In C# we can implement several interfaces. But why can't we inherit from more than one base class?
Inheriting from many concrete classes is a big source of problems from a programming language design point of view: what if the two superclasses have a method of the same name? What if I have instance variables of the same name? A particularly tricky problem is diamond inheritance . Consider the following inheritance pattern:
A / \ B C \ / D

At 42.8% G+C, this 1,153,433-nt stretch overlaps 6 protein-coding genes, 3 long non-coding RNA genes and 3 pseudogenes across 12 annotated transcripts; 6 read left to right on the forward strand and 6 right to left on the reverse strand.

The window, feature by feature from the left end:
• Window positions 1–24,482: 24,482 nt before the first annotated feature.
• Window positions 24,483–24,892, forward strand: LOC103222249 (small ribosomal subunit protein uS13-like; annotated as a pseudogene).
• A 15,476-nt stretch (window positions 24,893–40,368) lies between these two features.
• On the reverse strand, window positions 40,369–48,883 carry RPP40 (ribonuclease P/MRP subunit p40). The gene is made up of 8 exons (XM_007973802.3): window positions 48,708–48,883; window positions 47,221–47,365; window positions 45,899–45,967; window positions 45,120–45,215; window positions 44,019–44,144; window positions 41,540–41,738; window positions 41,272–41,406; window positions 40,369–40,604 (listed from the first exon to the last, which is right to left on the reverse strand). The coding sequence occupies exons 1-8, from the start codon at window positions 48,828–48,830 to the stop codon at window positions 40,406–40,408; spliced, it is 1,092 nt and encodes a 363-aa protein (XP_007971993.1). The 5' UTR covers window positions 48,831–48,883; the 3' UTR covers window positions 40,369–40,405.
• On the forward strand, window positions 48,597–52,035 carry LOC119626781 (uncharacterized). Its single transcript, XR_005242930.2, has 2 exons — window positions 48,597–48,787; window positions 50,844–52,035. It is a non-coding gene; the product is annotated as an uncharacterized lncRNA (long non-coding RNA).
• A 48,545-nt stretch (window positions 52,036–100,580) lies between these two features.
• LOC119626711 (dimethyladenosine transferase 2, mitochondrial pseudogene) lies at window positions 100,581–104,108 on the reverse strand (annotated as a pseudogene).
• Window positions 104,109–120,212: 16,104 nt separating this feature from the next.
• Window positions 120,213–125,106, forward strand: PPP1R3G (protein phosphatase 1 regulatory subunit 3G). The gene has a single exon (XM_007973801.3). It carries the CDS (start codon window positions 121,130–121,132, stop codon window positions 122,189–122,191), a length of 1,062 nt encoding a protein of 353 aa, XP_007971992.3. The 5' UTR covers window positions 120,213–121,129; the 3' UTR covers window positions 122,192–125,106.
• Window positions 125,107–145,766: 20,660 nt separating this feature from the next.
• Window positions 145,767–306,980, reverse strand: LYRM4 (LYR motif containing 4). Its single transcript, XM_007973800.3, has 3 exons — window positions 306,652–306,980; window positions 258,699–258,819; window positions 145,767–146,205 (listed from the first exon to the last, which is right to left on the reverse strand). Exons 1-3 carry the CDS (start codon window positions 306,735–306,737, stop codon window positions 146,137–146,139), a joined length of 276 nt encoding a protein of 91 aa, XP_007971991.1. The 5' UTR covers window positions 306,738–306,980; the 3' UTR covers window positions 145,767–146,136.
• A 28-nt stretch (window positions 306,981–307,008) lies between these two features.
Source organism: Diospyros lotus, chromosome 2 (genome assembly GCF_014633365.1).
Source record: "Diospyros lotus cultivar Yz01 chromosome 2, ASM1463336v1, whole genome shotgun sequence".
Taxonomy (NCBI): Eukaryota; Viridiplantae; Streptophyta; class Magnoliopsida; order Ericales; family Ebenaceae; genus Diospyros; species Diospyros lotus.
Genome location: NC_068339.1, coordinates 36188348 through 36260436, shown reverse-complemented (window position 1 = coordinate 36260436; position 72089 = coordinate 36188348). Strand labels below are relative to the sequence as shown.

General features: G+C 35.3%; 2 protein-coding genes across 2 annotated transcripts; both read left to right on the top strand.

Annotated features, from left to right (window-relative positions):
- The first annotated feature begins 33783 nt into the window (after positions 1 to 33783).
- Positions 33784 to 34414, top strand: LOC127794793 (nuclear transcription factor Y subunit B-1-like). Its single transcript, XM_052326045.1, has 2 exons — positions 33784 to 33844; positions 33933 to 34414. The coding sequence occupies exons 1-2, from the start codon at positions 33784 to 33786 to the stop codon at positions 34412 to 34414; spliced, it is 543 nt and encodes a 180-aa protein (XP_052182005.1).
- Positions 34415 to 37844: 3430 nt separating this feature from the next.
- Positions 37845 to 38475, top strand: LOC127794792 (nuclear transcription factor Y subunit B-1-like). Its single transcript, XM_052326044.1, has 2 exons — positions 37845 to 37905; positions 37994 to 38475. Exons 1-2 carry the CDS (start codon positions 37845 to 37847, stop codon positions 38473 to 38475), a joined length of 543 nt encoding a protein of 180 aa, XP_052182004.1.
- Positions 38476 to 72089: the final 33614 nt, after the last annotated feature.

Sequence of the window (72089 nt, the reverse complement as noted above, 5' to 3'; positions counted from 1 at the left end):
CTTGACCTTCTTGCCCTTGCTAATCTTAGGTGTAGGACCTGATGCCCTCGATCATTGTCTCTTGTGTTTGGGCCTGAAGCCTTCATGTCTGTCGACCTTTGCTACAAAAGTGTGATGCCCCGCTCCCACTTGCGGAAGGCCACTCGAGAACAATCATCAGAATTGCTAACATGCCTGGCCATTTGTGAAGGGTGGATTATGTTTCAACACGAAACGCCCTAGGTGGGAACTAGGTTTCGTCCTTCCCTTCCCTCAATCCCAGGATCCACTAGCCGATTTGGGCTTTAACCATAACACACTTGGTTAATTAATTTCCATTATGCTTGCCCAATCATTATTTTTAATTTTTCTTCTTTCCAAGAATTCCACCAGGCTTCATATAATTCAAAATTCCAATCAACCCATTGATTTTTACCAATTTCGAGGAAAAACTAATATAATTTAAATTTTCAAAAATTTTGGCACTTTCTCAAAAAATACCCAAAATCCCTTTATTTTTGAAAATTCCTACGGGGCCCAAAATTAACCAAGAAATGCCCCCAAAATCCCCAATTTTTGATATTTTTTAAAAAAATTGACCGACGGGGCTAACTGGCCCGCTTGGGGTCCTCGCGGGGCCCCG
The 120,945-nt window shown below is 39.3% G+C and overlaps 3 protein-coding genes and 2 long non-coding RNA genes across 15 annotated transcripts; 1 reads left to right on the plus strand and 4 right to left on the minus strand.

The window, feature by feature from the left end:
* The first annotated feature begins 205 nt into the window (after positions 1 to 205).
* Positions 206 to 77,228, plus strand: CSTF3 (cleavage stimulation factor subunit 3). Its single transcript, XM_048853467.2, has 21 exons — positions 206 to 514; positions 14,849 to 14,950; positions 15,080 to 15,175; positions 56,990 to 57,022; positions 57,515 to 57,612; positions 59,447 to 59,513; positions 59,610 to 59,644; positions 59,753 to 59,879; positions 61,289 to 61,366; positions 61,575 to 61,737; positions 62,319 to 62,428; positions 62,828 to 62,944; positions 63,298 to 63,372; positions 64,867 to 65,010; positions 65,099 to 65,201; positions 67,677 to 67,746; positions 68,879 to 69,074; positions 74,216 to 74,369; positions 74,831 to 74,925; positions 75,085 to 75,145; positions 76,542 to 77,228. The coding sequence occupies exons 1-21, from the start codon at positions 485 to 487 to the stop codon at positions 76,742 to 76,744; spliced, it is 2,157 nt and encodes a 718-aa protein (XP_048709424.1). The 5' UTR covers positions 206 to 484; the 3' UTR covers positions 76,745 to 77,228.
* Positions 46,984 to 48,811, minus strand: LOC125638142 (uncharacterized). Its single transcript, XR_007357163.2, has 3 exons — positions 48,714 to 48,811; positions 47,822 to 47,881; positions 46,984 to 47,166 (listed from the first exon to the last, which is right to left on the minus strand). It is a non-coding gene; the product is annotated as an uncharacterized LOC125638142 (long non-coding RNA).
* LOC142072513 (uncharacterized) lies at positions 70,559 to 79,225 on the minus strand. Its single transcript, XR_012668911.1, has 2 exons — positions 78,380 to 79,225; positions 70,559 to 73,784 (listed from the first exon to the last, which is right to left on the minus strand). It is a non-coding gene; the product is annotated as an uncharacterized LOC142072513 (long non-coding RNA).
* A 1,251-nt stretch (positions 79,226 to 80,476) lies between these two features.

A is a superclass that defines a virtual method
foo() . B and C are classes that inherit from A and redeploy
foo . Finally, D is a class that multiple inherits from B and C. Now if we do
A obj = new D(); obj.foo();
which version of the method is called? The version defined in B or the one defined in C?
Due to these complications, many programming languages (including C# and Java) prefer to keep things simple and allow only simple inheritance.
That said, it could be that the language provides alternatives to some of the more common uses of multiple inheritance. For example, C# allows a class to implement more than one Interface, which is similar to multiple inheriting from purely abstract classes.